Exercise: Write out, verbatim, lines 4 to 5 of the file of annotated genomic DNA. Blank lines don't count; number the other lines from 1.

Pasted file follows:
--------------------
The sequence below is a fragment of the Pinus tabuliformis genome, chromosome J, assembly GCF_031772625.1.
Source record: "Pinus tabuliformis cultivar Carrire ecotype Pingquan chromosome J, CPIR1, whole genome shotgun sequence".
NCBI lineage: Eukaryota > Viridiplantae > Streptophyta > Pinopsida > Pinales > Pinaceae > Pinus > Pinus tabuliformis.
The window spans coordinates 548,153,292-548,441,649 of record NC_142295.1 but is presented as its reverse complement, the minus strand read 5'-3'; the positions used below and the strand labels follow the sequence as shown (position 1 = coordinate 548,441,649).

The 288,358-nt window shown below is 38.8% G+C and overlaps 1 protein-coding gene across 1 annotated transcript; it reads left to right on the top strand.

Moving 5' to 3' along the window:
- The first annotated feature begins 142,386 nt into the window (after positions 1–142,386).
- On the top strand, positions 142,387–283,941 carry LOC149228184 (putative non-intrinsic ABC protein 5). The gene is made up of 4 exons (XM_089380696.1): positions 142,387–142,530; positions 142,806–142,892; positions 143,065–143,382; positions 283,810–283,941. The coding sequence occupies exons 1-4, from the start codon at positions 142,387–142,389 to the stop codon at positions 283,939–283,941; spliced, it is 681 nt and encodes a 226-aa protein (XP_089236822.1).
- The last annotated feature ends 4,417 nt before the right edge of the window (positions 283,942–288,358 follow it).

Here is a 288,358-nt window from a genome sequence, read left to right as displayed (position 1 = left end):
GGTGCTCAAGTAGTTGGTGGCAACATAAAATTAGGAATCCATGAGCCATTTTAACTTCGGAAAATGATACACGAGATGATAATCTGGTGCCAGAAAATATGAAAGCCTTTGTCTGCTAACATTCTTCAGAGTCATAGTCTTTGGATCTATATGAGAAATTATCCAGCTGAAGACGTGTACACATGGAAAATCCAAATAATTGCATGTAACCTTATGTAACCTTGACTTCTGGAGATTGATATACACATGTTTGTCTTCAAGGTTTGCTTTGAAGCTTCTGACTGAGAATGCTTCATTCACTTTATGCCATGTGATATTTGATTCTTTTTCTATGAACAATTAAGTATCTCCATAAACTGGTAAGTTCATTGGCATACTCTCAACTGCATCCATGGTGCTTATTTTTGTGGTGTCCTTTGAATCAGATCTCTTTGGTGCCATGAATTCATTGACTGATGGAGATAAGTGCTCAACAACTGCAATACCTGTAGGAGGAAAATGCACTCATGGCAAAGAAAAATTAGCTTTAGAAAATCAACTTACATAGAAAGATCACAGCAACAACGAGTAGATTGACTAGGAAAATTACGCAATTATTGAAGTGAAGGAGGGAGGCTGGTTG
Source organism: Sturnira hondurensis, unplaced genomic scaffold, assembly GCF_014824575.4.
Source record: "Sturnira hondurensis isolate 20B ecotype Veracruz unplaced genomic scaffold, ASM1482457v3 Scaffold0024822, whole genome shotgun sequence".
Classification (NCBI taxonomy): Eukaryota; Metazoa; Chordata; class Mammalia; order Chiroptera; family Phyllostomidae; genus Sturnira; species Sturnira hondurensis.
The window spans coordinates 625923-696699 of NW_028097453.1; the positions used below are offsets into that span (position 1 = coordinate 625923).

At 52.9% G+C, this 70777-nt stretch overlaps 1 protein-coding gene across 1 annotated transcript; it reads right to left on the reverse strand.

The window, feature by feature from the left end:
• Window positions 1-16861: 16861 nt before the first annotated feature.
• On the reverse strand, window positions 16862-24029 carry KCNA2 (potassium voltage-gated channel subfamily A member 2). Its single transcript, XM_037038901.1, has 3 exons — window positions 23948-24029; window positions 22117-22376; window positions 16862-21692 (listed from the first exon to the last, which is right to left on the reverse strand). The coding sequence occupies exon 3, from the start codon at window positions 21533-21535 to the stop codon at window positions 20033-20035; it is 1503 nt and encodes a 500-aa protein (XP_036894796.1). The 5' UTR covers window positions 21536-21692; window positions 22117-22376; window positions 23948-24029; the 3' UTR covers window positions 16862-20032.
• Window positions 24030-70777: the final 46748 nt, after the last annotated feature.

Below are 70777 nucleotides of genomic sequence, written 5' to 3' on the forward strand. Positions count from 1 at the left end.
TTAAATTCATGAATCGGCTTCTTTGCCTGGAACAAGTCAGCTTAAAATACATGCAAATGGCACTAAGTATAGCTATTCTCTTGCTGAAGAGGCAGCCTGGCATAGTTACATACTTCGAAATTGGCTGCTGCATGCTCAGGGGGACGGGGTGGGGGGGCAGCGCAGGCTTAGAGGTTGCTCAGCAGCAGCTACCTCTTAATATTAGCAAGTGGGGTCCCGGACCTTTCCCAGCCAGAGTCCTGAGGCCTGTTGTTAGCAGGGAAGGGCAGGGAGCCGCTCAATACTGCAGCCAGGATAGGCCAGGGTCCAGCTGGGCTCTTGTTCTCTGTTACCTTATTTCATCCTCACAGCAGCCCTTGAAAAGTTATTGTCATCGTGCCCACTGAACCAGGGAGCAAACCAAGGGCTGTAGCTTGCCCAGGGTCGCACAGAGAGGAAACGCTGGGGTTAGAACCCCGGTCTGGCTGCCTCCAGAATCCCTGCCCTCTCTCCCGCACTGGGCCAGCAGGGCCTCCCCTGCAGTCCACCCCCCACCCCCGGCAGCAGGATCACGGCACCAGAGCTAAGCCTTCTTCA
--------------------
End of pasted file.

The window spans coordinates 548,153,292-548,441,649 of record NC_142295.1 but is presented as its reverse complement, the minus strand read 5'-3'; the positions used below and the strand labels follow the sequence as shown (position 1 = coordinate 548,441,649).

The 288,358-nt window shown below is 38.8% G+C and overlaps 1 protein-coding gene across 1 annotated transcript; it reads left to right on the top strand.